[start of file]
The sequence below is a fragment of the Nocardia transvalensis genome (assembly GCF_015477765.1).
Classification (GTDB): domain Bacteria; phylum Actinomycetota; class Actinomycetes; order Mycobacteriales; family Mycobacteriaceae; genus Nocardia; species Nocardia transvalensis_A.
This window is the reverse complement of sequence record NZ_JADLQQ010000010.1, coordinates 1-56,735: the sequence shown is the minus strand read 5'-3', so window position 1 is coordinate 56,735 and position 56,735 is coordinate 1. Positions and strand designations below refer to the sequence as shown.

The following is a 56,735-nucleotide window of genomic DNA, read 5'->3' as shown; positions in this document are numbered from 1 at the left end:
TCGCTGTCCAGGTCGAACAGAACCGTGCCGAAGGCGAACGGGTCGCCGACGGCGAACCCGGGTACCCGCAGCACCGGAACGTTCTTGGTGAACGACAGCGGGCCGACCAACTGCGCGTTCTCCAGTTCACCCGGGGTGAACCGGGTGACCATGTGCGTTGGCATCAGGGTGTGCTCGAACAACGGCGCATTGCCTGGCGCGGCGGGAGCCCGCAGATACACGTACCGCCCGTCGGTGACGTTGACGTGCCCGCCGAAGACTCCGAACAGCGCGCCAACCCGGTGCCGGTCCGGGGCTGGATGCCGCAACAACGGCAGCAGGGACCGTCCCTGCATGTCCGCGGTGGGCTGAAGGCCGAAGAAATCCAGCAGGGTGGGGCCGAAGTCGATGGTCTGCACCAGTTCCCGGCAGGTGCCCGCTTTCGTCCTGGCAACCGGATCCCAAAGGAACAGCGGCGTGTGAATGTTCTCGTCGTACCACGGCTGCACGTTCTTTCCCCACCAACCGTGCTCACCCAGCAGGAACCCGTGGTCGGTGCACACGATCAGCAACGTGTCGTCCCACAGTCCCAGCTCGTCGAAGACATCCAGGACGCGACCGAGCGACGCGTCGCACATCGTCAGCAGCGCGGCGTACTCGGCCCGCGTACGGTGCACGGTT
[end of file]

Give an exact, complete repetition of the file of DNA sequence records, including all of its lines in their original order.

The sequence below is a fragment of the Nocardia transvalensis genome (assembly GCF_015477765.1).
Classification (GTDB): domain Bacteria; phylum Actinomycetota; class Actinomycetes; order Mycobacteriales; family Mycobacteriaceae; genus Nocardia; species Nocardia transvalensis_A.
This window is the reverse complement of sequence record NZ_JADLQQ010000010.1, coordinates 1-56,735: the sequence shown is the minus strand read 5'-3', so window position 1 is coordinate 56,735 and position 56,735 is coordinate 1. Positions and strand designations below refer to the sequence as shown.

The following is a 56,735-nucleotide window of genomic DNA, read 5'->3' as shown; positions in this document are numbered from 1 at the left end:
TCGCTGTCCAGGTCGAACAGAACCGTGCCGAAGGCGAACGGGTCGCCGACGGCGAACCCGGGTACCCGCAGCACCGGAACGTTCTTGGTGAACGACAGCGGGCCGACCAACTGCGCGTTCTCCAGTTCACCCGGGGTGAACCGGGTGACCATGTGCGTTGGCATCAGGGTGTGCTCGAACAACGGCGCATTGCCTGGCGCGGCGGGAGCCCGCAGATACACGTACCGCCCGTCGGTGACGTTGACGTGCCCGCCGAAGACTCCGAACAGCGCGCCAACCCGGTGCCGGTCCGGGGCTGGATGCCGCAACAACGGCAGCAGGGACCGTCCCTGCATGTCCGCGGTGGGCTGAAGGCCGAAGAAATCCAGCAGGGTGGGGCCGAAGTCGATGGTCTGCACCAGTTCCCGGCAGGTGCCCGCTTTCGTCCTGGCAACCGGATCCCAAAGGAACAGCGGCGTGTGAATGTTCTCGTCGTACCACGGCTGCACGTTCTTTCCCCACCAACCGTGCTCACCCAGCAGGAACCCGTGGTCGGTGCACACGATCAGCAACGTGTCGTCCCACAGTCCCAGCTCGTCGAAGACATCCAGGACGCGACCGAGCGACGCGTCGCACATCGTCAGCAGCGCGGCGTACTCGGCCCGCGTACGGTGCACGGTT